Even in those sections where Hitchens argues for a fixed position, he fails to cover elementary points. His particular brand of atheism is incredibly narrow. No matter where he travels on planet Earth, he is trapped in a little province where the religious, the racists, and the Fascists are conspiring to bring down secular democracy and free thought. No matter whom he talks to, no matter what culture or century he addresses, the same characters keep coming up. Dante Alighieri is a “sectarian and a mystic,” presumably along with all Florentines of the Golden Age. Martin Luther is also “one of those types.” The jihadists are also “gaunt and sectarian and fundamentalist types.” So the greatest poet of the Italian language and the Islamic radicals who aim to destroy Western civilization are really all members of the same wicked band?

While offering believers little but his contempt, Hitchens sets aside nothing for what questions and difficulties might bedevil the young atheist. Nothing except more of the same dismissiveness of faith. He scorns the concept of heaven from an Orwellian angle, saying the faithful accept “a cradle-to-grave divine supervision; a permanent surveillance and monitoring. But I cannot imagine anything more horrible or grotesque.” Elsewhere he writes that “solitude must be welcomed rather than feared.” But if it is the case that solitude can cause fear, why can’t he stretch his imagination to appreciate the appeal of divine presence in times of loneliness? Can he really imagine nothing “more grotesque?” But don’t expect Hitchens to answer this question or even be aware of it; the strands of his thought are loose in the pages and the burden of uniting them is left to the reader.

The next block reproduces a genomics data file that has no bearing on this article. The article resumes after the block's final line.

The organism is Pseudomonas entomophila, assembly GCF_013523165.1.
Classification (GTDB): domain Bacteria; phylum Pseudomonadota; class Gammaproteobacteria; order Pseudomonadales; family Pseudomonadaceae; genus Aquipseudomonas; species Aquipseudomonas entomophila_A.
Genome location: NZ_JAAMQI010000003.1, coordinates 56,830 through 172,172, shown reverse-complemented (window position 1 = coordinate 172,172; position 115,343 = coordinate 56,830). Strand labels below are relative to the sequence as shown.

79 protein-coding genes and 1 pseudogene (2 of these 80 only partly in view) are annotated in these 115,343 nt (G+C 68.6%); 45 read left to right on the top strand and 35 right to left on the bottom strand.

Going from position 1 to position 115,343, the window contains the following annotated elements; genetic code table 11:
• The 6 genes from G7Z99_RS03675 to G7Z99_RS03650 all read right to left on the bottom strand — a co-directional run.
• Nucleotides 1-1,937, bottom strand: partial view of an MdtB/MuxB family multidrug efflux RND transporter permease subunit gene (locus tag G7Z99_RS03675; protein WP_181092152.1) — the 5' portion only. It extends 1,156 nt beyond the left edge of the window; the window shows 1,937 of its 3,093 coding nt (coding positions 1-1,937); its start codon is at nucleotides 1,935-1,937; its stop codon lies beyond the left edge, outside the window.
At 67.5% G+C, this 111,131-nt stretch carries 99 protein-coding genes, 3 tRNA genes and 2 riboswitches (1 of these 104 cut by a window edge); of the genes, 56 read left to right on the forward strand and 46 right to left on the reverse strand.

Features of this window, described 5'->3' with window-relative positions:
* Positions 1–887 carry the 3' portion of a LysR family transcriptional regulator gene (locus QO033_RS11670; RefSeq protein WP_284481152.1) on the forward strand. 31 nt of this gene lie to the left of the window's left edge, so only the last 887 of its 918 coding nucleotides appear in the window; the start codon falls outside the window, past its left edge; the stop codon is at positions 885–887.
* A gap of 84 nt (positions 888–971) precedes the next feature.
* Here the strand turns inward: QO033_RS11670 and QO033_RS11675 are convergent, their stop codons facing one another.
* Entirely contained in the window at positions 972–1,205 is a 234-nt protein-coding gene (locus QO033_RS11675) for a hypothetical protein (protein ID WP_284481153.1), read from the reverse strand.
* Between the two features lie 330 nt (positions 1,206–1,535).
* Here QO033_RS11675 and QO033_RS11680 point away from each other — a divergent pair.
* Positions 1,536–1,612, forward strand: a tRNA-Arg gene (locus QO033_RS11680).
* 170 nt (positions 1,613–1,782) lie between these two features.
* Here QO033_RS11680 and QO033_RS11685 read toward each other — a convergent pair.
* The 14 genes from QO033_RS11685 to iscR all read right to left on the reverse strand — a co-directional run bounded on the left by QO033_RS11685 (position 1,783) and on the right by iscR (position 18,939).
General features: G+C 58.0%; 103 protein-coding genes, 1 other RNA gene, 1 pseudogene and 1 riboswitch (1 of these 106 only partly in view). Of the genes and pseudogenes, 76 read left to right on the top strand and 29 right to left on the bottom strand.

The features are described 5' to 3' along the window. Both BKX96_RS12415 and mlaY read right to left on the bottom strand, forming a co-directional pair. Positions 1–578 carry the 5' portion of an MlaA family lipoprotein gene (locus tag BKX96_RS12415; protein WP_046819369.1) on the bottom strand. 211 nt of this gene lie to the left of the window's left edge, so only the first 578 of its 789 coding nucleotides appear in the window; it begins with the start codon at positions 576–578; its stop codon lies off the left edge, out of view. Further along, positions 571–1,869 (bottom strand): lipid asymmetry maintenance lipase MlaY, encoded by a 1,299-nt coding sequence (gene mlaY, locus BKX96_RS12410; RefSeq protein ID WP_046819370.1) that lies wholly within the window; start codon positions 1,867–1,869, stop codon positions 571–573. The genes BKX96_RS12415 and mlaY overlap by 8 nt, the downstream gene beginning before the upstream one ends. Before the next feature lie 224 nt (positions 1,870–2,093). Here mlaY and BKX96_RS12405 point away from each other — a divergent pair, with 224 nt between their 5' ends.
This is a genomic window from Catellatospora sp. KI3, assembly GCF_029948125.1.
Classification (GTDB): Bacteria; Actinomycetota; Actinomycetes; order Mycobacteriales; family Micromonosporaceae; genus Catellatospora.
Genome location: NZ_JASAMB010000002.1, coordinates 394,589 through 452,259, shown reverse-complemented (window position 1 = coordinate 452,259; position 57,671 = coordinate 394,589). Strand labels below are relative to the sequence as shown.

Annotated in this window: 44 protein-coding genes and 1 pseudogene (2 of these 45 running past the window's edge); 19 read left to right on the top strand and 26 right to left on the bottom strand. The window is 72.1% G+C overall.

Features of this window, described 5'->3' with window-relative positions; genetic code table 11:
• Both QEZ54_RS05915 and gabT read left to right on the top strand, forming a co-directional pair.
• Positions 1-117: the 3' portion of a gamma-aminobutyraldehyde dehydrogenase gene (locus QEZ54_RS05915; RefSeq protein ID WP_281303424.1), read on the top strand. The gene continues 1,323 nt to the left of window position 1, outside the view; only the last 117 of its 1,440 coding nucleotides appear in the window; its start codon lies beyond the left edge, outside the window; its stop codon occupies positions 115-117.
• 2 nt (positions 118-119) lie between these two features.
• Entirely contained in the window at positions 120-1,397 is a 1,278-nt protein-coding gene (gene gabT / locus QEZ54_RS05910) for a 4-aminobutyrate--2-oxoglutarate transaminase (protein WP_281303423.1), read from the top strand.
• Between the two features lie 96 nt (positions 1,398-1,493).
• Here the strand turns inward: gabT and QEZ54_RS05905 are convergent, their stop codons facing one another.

The contradiction between Hitchens’s role as a mentor and his hatred of too-perfect models reaches a climax in his account of his participation in the Balkans war. Hitchens arrived on the scene of that conflict in 1992 with other internationalists like Susan Sontag because it seemed like Slobodan Milosevic was the next Hitler. Hitchens’s account of the conflict is scant (“I haven’t got the space to tell the full story here.”), but he does have space for copious analogues to the threat of fascism. If there is one example in his life worthy of imitation, he says, this is it. But then again, maybe not. Hitchens admits there was something “ridiculous,” “slightly sinister,” and “slightly farcical” about “joining forces with the Serbs,” but “in the result, it’s the moment in my life of which I am most proud.”

What were those results? He avoids tarrying on the specifics, because “I have written about this as much as I can elsewhere and won’t inflict the whole narrative upon you. (However you should get and read Joe Sacco’s cartoon-history Safe Area Gorazde, to which I was honored to contribute an introduction.)” What this statement reveals, besides an ill-timed plug for a picture book, is a staggering narrative evasion passed off as an act of politeness.

Let’s take another look at the Balkans milieu Hitchens looks back on so proudly, for history has not been kind to his sometime allies. Hitchens admits “there were a few gaunt and sectarian and fundamentalist types on the scene, and there were some gangsterism and corruption too.” Shortly after Letters To a Young Contrarian was published in October 2001, it became clear that those “fundamentalist types” were the mujahedeen fighters streaming into the former Yugoslavia from all points hateful in the Arab world. Later these camps were frequented by bin Laden and Khalid Shaikh Mohammed, the architect of the terrorist attacks against America. One wonders whether those guys with “gaunt” faces were 9/11 hijackers. One wonders if “some gangsterism” refers to the growth of heroin-trafficking in the Balkans that channeled billions into al Qaeda coffers in the ’90s.